The fires are expected to be at their worst in August, like last year, when this photo of a burnt area was taken in Altamira, Para state, Brazil, in the Amazon basin.
RIO DE JANEIRO: Amazon forest fires in Brazil increased by 19.5 per cent in June compared to the same month last year, making it the worst June in 13 years, authorities revealed on Wednesday (Jul 1).
June marks the start of the dry period and there were 2,248 recorded fires.
Analysts are now expecting a worse year for the rainforest than the devastating one last year, which provoked anger throughout the world.
The National Institute for Space Research (INPE), which follows fire alerts in real time on its website, has not recorded as many fires in June since reporting more than 3,500 in 2007.
The worst is expected in August. Last year there were more than 30,000 fires that month, a threefold increase on the same month in 2018.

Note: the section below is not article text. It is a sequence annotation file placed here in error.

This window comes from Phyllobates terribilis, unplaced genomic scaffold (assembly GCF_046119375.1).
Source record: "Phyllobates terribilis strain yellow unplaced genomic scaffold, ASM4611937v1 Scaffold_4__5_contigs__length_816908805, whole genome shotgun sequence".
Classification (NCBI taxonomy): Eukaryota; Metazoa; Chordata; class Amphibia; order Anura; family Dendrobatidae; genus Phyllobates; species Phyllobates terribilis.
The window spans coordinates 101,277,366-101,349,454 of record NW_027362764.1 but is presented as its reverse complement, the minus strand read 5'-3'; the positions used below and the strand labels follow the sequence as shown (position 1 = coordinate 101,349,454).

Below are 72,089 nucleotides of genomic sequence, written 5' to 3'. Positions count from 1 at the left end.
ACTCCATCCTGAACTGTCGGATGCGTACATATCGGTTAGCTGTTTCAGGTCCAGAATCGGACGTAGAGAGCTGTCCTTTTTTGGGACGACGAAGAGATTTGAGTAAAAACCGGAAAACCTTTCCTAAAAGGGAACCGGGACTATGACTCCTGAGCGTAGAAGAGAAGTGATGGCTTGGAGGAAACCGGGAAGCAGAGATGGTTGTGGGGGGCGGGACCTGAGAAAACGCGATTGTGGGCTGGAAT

Most forest fires in the Amazon are caused by arson and are directly linked to deforestation, often caused by crop farmers for cultivation.
Deforestation in Brazil was very high this year before the dry season even began, with more than 2,000 sq km lost between January and May.
It amounted to a 34 per cent increase on the same period in 2019, according to INPE.
The Amazon environmental research institute estimates that 9,000 sq km of jungle already cut down since last year could go up in flames before August begins.
Ecologists have accused far right President Jair Bolsonaro – a notorious climate change sceptic – of promoting deforestation by calling for the legalization of farming and mining activities in protected zones.
Specialists also believe an increase in forest fires could increase breathing difficulties in a population already badly hit by COVID-19.